Is Australia (still) Postcolonial (yet)? Review of Postcolonial Issues in Australian Literature, edited by Nathanael O'Reilly
Almost ten years ago, a spate of edited books in Canada by the academics Laura Moss and Cynthia Sugars brought important insights from the then-vibrant field of postcolonial literary studies to bear on questions about Canadian literature. Their work rigorously examined the applicability and difficulty of reading literature from settler societies through the lens of postcolonialism. The challenges and benefits of raising postcolonial issues in Australian literature has been long argued by academics such as Helen Tiffin, Bill Ashcroft, Graham Huggan, Alan Lawson and me, among many others, but no mirror-set of Australian texts has yet been published. 'There is possibly no more vexed question in post-colonial studies than the status of settler colonies' (15) writes Bill Ashcroft in the first chapter of Postcolonial Issues in Australian Literature. In a well-written Introduction to the volume, O'Reilly rehearses the challenges to postcolonial approaches in settler literatures, arguing energetically for the inclusion of settler colonies in general and Australia in particular within the ambit of postcolonial literary studies.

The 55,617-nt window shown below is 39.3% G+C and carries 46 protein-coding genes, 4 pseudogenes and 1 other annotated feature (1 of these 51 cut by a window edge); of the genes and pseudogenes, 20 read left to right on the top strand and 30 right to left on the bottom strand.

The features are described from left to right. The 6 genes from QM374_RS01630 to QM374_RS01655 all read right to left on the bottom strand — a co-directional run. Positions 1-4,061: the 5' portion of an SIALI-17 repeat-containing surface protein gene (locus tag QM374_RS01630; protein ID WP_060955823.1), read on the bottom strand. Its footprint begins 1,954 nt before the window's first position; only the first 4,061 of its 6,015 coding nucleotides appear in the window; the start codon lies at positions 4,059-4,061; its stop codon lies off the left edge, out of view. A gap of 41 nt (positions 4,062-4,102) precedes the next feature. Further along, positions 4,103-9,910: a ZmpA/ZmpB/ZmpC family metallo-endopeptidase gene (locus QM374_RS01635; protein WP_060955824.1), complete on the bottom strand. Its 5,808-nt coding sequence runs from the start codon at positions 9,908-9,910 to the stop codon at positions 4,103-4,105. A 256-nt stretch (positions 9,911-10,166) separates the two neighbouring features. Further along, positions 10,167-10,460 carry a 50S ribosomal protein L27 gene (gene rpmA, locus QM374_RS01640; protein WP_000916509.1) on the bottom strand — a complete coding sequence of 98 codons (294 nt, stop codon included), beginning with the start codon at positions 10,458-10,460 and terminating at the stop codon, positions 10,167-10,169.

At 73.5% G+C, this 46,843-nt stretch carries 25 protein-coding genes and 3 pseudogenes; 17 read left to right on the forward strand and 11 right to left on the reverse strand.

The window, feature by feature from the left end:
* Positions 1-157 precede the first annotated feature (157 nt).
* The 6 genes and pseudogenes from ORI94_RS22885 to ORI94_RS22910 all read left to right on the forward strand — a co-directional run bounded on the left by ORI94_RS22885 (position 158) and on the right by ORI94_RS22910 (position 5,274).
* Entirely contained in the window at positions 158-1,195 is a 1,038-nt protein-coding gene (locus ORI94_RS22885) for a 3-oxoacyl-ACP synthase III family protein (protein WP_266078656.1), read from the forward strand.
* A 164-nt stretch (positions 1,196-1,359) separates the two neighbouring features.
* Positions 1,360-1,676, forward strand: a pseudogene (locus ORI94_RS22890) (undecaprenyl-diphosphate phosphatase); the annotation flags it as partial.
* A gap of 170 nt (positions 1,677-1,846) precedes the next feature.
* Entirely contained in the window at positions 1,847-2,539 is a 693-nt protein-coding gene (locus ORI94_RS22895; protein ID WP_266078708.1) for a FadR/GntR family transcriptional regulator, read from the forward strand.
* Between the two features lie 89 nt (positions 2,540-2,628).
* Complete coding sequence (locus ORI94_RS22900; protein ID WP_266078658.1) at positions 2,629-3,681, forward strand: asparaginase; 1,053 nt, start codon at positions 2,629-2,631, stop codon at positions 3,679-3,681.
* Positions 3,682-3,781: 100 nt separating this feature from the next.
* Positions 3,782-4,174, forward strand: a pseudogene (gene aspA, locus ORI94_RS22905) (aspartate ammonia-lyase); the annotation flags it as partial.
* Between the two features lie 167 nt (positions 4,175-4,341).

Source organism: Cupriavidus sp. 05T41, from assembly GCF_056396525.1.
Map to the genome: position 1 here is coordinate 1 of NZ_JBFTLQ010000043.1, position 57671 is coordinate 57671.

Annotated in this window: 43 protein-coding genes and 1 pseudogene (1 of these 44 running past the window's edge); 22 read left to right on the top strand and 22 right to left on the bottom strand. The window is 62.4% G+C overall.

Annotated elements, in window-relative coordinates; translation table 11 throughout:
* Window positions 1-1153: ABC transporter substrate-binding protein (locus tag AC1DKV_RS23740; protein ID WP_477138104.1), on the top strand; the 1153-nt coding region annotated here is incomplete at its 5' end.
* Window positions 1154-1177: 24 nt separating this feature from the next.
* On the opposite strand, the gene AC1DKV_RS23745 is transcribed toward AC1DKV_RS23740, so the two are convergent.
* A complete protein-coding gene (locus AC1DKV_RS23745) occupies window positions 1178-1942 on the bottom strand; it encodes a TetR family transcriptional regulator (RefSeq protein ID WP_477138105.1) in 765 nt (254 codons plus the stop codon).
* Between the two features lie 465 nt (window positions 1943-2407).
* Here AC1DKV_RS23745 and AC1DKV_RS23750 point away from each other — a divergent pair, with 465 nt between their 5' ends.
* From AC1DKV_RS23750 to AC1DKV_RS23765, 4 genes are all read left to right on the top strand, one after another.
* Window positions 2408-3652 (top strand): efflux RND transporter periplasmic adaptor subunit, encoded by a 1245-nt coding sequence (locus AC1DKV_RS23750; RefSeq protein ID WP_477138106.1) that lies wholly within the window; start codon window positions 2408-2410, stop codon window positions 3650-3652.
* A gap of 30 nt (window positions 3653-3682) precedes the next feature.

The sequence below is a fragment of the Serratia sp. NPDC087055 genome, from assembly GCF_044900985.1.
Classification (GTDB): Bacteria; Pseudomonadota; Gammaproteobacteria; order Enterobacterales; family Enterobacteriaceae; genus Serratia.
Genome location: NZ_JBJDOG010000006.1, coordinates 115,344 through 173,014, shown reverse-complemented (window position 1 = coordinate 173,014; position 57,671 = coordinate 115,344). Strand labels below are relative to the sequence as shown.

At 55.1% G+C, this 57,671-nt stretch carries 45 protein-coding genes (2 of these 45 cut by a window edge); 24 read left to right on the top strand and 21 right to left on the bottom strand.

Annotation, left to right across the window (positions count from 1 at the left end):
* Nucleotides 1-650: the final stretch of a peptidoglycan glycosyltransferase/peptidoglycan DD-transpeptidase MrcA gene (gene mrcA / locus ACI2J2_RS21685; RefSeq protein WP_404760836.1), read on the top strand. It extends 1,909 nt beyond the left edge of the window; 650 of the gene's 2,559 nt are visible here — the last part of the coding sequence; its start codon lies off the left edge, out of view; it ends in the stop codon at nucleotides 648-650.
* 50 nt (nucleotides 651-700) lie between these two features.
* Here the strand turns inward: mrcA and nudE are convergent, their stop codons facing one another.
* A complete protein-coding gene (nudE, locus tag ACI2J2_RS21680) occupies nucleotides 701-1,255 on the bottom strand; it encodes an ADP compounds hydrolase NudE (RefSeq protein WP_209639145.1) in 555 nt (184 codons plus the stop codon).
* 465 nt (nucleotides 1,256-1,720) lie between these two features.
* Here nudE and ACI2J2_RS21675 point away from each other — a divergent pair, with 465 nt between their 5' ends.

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Cite as: Kuttainen, Victoria. ‘Is Australia (still) Postcolonial (yet)? Review of Postcolonial Issues in Australian Literature, edited by Nathanael O'Reilly.’ Australian Literary Studies, vol. 27, no. 2, 2012, doi: 10.20314/als.85f4baef02.